There are several important things you should know or do to make sure your NYC traveling notary signing and/or NY apostille processing goes smoothly:
FOR NY MOBILE NOTARIZATIONS – Top 11
1) Physical Presence: The signer(s) being notarized must be present at the time of the NY notarization.
2) ID: The signer(s) must have photo ID that covers the names shown on the document (for example, if your middle name is spelled out on the document, it must be spelled out on your photo ID). The ID can have more than the document, just not less.
3) Document Is Ready and Printed: You must have the document in your possession, reviewed by the signer and printed before an appointment can be made. We have seen too many instances where a document expected to be completed by a certain time is then not ready by the scheduled appointment time. We also cannot draft documents for you. We can print the document for you that you email to us (see Pricing and Payment section) if we are given enough notice and are near a printing facility when on the road already. We don’t recommend printing your document 2-sided as that can sometimes be an issue with your receiving party. It is typically best to print 1-sided unless provided that way by your attorney and he or she knows the receiving authority will be okay with it.
4) The Name on the Document vs. Name on ID: Make sure the name on the document is spelled correctly, has your name in the right order and was checked against the signer’s ID. The photo ID can have more of the signer’s names than what is on the document, but not less. For example, if the document to be notarized includes the signer’s middle initial and the ID has the middle name spelled out, that is okay, but it is not okay for the document has the middle name spelled out but the ID only has the middle initial, so we don’t know if it truly the person mentioned on the document (as the initial could be short for a different name and person). Also, it is okay to use a commonly known nickname on your documents, like Jim for James (where “James” is on the ID, but document says “Jim”).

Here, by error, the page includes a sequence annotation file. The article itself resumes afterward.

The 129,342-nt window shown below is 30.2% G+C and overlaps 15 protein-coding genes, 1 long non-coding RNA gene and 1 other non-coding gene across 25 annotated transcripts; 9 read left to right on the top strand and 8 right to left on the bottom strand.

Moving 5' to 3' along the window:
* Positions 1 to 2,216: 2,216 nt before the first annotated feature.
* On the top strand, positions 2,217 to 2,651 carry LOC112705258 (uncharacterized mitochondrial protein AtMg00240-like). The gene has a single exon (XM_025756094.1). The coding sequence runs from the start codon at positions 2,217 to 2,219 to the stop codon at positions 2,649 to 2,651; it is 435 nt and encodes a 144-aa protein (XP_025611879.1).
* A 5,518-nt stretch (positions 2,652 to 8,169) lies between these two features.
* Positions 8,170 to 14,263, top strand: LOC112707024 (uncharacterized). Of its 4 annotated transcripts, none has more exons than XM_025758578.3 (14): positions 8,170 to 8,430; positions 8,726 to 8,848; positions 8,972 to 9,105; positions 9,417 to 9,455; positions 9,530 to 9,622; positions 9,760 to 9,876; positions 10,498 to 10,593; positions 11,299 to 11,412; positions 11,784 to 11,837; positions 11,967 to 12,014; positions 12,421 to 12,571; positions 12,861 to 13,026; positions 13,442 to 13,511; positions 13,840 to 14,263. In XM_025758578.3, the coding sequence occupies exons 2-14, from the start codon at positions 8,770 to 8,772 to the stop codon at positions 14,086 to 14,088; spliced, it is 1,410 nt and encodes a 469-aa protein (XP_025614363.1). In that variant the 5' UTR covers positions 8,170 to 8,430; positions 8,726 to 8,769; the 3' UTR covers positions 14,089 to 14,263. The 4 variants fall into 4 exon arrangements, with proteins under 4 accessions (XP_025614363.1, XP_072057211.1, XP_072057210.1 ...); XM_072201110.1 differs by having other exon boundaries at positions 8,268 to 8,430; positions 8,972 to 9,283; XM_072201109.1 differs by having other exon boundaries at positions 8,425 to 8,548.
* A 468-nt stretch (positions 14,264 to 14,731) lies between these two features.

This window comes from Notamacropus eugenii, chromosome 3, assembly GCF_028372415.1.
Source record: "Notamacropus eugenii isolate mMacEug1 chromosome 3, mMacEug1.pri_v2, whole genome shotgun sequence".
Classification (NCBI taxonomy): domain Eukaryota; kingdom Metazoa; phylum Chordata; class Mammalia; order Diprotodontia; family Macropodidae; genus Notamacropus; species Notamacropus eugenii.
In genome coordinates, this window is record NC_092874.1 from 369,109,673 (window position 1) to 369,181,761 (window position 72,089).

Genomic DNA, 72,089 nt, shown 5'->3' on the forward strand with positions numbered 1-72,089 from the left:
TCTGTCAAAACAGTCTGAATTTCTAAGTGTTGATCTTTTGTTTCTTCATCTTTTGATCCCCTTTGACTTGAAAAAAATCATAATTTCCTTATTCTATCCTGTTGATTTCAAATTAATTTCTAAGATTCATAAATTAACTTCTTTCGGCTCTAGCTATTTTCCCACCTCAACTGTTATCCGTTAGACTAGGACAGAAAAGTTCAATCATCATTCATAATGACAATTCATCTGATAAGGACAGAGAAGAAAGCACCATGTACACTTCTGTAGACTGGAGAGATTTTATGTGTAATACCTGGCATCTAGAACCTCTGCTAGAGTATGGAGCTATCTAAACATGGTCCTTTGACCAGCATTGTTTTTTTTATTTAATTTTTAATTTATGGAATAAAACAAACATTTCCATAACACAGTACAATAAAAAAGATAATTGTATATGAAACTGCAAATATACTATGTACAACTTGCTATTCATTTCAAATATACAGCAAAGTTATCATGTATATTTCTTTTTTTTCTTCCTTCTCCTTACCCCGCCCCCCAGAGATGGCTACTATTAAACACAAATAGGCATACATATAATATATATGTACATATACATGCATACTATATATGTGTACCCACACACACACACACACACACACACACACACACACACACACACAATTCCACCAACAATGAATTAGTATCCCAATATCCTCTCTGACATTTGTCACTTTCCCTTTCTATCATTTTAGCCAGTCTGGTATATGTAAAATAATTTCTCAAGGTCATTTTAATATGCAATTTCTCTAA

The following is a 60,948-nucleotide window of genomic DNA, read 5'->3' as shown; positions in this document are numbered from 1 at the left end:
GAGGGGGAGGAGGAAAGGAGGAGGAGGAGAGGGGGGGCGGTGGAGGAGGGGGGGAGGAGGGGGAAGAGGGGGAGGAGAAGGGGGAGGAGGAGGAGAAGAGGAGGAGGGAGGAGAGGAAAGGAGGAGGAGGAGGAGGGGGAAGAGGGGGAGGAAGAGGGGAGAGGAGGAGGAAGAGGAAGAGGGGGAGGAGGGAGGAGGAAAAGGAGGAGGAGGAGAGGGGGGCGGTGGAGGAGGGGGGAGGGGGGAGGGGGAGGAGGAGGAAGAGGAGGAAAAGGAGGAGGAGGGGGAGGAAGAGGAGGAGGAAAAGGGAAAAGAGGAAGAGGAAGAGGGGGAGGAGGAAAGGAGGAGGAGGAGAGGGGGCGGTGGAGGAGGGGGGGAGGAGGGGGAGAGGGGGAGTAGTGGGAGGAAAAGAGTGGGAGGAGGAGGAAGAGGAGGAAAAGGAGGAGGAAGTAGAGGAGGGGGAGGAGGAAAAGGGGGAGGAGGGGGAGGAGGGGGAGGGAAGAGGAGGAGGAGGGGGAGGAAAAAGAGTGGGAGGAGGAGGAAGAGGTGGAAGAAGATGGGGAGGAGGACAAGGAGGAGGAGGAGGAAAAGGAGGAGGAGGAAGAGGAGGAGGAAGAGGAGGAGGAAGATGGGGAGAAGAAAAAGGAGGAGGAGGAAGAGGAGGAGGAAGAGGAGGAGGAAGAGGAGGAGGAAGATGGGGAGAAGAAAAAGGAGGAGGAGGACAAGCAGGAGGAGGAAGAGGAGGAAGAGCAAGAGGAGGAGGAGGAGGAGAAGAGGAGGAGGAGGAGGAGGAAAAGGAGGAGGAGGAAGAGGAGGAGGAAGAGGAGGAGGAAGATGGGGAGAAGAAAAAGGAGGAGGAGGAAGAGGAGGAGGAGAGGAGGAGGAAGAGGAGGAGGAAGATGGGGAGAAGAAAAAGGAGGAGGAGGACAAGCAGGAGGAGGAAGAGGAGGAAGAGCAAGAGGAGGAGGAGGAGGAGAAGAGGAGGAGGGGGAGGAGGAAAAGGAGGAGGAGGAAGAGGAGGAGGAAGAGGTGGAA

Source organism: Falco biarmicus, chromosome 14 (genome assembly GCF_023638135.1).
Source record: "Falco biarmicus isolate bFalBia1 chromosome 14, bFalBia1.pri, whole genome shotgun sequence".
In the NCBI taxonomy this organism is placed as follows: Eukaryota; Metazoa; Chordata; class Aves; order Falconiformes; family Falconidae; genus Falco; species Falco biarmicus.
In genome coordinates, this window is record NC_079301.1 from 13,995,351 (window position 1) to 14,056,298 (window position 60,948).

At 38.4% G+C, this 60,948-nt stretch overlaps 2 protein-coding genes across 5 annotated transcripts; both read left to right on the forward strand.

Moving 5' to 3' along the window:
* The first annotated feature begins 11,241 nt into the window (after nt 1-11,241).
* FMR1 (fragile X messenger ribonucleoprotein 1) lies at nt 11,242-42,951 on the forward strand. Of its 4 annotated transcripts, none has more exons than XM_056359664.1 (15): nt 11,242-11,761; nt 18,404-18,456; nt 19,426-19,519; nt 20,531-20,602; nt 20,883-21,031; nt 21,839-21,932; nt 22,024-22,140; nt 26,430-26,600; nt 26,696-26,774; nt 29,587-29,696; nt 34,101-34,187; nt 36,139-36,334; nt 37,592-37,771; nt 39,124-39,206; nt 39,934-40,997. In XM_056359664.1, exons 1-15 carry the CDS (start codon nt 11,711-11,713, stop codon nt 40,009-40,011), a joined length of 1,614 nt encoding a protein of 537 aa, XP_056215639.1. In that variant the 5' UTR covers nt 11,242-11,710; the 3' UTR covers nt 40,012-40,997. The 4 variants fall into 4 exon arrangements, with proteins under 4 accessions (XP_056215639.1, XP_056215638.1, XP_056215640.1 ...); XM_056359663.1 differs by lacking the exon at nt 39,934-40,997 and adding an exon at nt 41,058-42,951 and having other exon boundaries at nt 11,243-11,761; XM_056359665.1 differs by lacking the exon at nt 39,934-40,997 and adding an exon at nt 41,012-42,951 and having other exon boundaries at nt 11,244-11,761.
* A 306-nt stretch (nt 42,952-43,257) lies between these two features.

5) Blank Lines: We cannot notarize incomplete documents with incomplete blank lines (that you don’t have the information for) in the text above your signature line or just the last “signature page” without the rest of the document present.
6) Competency, Comprehension and Ability to Sign: All signers need to be competent to sign and be fully alert and be able to prove to the notary that they understand the contents being signed. Nodding or shaking one’s head or saying “yes” or “no” is not sufficient. If the signer cannot speak, then he or she will need to be able to write out complete sentences to questions such as: “Please explain what a Power of Attorney is or does?” We cannot notarize someone with Alzheimer’s or dementia or someone on medication that makes the signer extremely drowsy. You may need to go to court to be able to take over the signing responsibilities. They also have to have the strength to sign something that resembles a signature and is not just a mark on the page (unless a mark is the type of signature on signer’s photo ID).